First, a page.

Overall, 45 percent of respondents indicated they would prefer to attend court 100 percent virtually; 29 percent indicated they would prefer a hybrid of in-person and remote court hearings. Just 20 percent said they’d prefer in-person sessions only. (See Figure 1.)
Respondents indicated their top three reasons for preferring remote court hearings were: 1) they were more comfortable talking in a virtual setting; 2) they were less anxious when they attended court remotely; and 3) remote hearings saved them or their loved ones time. Court users who preferred in-person court gave these reasons: 1) they were more comfortable talking in person; 2) they liked seeing their peers in court; and 3) they felt disconnected from the court when they participated remotely.
The research team also conducted a companion survey of more than 850 court professionals and found that court staff, including judges, shared some of the same observations as court users about virtual services in treatment courts but were generally more pessimistic about remote hearings. When researchers asked court professionals about the quality of information when court hearings were offered in person vs. virtually, 83 percent rated the quality of information as “high” when court was held in person, and 52.6 percent rated the quality of information as “high” when court was held virtually. More than half of practitioners, 60 percent, said the quality of information did not change when their court transitioned from in-person to virtual sessions. (Read the full report at https://bit.ly/3rmQDOj.)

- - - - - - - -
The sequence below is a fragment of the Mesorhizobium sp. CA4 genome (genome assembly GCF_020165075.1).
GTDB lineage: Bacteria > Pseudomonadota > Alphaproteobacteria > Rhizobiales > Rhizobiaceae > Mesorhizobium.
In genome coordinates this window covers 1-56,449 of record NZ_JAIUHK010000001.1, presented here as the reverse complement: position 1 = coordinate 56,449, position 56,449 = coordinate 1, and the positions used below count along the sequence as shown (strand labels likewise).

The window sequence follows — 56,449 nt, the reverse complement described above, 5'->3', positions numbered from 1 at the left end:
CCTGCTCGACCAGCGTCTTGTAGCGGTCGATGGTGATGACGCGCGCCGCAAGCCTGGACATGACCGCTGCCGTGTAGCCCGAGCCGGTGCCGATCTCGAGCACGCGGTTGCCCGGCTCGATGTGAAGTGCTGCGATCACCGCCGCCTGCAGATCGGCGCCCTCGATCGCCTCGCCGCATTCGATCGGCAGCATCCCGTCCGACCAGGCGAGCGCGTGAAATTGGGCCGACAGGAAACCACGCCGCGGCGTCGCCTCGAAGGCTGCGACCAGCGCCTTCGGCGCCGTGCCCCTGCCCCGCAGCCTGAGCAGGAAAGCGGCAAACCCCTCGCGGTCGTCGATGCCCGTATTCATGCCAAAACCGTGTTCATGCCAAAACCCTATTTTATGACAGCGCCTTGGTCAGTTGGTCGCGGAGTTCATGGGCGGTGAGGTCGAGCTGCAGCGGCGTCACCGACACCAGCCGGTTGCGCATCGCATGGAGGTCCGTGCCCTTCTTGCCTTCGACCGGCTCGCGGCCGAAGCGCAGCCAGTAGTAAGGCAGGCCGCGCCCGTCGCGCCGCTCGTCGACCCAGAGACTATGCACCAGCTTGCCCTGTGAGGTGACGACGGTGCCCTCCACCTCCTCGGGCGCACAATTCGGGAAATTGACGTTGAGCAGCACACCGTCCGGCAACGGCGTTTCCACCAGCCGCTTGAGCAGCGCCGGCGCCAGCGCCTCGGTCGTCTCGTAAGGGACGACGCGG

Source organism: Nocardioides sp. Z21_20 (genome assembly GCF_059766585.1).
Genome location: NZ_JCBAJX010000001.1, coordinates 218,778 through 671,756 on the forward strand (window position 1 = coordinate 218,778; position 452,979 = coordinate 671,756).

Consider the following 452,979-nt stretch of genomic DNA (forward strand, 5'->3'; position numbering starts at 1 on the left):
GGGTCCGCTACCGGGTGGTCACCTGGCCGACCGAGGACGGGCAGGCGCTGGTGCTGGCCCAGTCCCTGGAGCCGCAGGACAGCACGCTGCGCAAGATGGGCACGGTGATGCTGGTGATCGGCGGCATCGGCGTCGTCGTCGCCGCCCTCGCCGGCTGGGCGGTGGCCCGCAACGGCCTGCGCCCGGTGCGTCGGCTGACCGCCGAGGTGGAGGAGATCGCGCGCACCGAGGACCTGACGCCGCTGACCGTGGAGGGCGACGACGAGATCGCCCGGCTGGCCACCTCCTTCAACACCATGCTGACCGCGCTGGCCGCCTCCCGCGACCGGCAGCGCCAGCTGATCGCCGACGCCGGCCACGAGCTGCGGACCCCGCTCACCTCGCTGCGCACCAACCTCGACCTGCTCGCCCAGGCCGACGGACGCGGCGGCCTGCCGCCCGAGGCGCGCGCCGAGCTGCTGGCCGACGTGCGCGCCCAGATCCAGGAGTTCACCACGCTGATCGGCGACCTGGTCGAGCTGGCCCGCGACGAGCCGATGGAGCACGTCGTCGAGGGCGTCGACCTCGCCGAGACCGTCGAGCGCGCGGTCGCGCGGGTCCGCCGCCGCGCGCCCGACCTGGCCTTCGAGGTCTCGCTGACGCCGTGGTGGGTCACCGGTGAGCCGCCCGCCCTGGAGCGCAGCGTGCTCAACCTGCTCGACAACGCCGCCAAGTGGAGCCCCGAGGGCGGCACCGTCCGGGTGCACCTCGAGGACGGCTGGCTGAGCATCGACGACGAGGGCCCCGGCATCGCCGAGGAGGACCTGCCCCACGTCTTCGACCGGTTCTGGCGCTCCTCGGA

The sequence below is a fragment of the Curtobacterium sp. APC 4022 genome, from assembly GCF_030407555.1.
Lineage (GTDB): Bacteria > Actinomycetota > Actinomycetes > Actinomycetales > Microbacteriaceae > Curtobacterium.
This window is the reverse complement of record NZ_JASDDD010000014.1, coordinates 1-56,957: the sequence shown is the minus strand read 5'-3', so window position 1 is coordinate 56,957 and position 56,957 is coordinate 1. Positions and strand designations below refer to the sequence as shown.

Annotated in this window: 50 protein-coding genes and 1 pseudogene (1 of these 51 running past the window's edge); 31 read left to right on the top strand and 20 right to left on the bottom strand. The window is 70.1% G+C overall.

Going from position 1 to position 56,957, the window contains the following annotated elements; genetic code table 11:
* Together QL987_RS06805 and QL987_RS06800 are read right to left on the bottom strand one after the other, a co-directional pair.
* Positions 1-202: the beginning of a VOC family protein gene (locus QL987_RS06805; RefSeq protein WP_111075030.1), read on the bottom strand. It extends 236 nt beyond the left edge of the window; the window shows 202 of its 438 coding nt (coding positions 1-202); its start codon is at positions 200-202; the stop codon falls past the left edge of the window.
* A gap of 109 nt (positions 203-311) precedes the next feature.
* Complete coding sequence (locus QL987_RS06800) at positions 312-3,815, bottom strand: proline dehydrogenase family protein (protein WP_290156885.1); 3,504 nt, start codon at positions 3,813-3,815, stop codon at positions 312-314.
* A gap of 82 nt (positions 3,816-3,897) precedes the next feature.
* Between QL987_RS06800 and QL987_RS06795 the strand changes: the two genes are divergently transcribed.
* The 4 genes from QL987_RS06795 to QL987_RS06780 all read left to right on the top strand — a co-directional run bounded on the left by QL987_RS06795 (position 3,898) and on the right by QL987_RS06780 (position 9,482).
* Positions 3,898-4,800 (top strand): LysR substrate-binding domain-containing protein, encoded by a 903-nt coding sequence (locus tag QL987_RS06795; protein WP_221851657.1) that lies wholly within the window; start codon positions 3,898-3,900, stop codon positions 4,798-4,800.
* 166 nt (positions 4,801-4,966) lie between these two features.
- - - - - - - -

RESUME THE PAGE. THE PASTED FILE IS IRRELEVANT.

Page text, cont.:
Researchers also asked court staff to rate the judge’s ability to form meaningful connections during in-person and virtual sessions. In general, court professionals expressed concern about the judge’s ability to form connections virtually compared to in person: 87 percent of staff respondents rated judges’ ability to form connections with court participants as “high” when court was held in person; just 41.4 percent rated judges “high” on the same metric when court was held virtually.
A common critique of treatment court and other diversion programs is that they are not accessible to everyone who is eligible to participate. Virtual service delivery has the potential to increase the number of individuals eligible to participate in such programs because it may mitigate obstacles that have historically been barriers to participation, such as lack of transportation to court or competing work or family obligations.
To address the assumption that in-person attendance may be a hurdle to treatment court users, the research team asked survey participants about attendance when court hearings were offered in person and virtually. Court professionals indicated that attendance was a little more likely to be “high” when court was held in person (75.7 percent) compared to virtual (72.8 percent).
This is surprising given that the survey was administered at the height of the COVID-19 pandemic. Court users reported a variety of negative experiences during the pandemic: Nearly half (45.7 percent) had experienced increased mental health symptoms during the pandemic; 42.4 percent lost their job or income; and 11.9 percent reported loss of housing. These experiences can easily become barriers to participating in court when sessions are held in person. One court participant said, “I appreciate all the help. I don’t know how I would have attended all the classes, court appearances, and urinalysis due to gas and living in my car when I lost my apartment if we did not go virtual.”